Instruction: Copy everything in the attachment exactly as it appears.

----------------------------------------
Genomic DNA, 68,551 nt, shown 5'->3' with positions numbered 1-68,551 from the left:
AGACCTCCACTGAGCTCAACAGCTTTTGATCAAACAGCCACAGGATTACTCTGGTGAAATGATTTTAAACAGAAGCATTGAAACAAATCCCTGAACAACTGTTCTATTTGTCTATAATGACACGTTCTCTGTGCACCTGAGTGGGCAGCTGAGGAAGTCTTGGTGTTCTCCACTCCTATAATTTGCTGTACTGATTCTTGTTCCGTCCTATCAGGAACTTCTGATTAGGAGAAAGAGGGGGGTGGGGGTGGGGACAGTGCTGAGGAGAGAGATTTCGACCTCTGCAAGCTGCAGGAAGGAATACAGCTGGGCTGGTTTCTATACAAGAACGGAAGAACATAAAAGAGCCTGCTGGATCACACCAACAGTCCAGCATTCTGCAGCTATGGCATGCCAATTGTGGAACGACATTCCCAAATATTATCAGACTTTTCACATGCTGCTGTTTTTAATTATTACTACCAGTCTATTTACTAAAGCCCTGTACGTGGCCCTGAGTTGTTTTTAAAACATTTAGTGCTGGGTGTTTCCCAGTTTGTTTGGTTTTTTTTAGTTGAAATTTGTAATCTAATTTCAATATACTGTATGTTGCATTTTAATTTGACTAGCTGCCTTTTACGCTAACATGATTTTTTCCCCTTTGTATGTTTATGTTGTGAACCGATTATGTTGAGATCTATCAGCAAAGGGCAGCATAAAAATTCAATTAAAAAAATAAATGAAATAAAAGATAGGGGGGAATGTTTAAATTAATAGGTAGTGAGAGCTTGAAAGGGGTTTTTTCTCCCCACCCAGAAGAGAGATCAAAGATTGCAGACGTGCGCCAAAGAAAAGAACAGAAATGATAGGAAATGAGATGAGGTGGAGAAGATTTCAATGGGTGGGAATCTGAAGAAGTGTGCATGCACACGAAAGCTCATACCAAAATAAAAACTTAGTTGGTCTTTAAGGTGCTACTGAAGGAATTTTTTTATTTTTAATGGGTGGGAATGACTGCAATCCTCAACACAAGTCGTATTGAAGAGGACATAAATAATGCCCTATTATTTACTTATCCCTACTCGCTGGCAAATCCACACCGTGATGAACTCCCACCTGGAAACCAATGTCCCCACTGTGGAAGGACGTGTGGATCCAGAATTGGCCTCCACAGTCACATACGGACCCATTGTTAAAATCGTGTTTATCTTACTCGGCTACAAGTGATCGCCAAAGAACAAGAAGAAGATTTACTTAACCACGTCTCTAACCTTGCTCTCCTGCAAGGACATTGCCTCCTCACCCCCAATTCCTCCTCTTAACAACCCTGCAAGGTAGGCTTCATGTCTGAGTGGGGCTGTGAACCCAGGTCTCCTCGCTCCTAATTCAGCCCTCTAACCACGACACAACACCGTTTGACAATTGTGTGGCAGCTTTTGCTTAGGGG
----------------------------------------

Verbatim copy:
Genomic DNA, 68,551 nt, shown 5'->3' with positions numbered 1-68,551 from the left:
AGACCTCCACTGAGCTCAACAGCTTTTGATCAAACAGCCACAGGATTACTCTGGTGAAATGATTTTAAACAGAAGCATTGAAACAAATCCCTGAACAACTGTTCTATTTGTCTATAATGACACGTTCTCTGTGCACCTGAGTGGGCAGCTGAGGAAGTCTTGGTGTTCTCCACTCCTATAATTTGCTGTACTGATTCTTGTTCCGTCCTATCAGGAACTTCTGATTAGGAGAAAGAGGGGGGTGGGGGTGGGGACAGTGCTGAGGAGAGAGATTTCGACCTCTGCAAGCTGCAGGAAGGAATACAGCTGGGCTGGTTTCTATACAAGAACGGAAGAACATAAAAGAGCCTGCTGGATCACACCAACAGTCCAGCATTCTGCAGCTATGGCATGCCAATTGTGGAACGACATTCCCAAATATTATCAGACTTTTCACATGCTGCTGTTTTTAATTATTACTACCAGTCTATTTACTAAAGCCCTGTACGTGGCCCTGAGTTGTTTTTAAAACATTTAGTGCTGGGTGTTTCCCAGTTTGTTTGGTTTTTTTTAGTTGAAATTTGTAATCTAATTTCAATATACTGTATGTTGCATTTTAATTTGACTAGCTGCCTTTTACGCTAACATGATTTTTTCCCCTTTGTATGTTTATGTTGTGAACCGATTATGTTGAGATCTATCAGCAAAGGGCAGCATAAAAATTCAATTAAAAAAATAAATGAAATAAAAGATAGGGGGGAATGTTTAAATTAATAGGTAGTGAGAGCTTGAAAGGGGTTTTTTCTCCCCACCCAGAAGAGAGATCAAAGATTGCAGACGTGCGCCAAAGAAAAGAACAGAAATGATAGGAAATGAGATGAGGTGGAGAAGATTTCAATGGGTGGGAATCTGAAGAAGTGTGCATGCACACGAAAGCTCATACCAAAATAAAAACTTAGTTGGTCTTTAAGGTGCTACTGAAGGAATTTTTTTATTTTTAATGGGTGGGAATGACTGCAATCCTCAACACAAGTCGTATTGAAGAGGACATAAATAATGCCCTATTATTTACTTATCCCTACTCGCTGGCAAATCCACACCGTGATGAACTCCCACCTGGAAACCAATGTCCCCACTGTGGAAGGACGTGTGGATCCAGAATTGGCCTCCACAGTCACATACGGACCCATTGTTAAAATCGTGTTTATCTTACTCGGCTACAAGTGATCGCCAAAGAACAAGAAGAAGATTTACTTAACCACGTCTCTAACCTTGCTCTCCTGCAAGGACATTGCCTCCTCACCCCCAATTCCTCCTCTTAACAACCCTGCAAGGTAGGCTTCATGTCTGAGTGGGGCTGTGAACCCAGGTCTCCTCGCTCCTAATTCAGCCCTCTAACCACGACACAACACCGTTTGACAATTGTGTGGCAGCTTTTGCTTAGGGG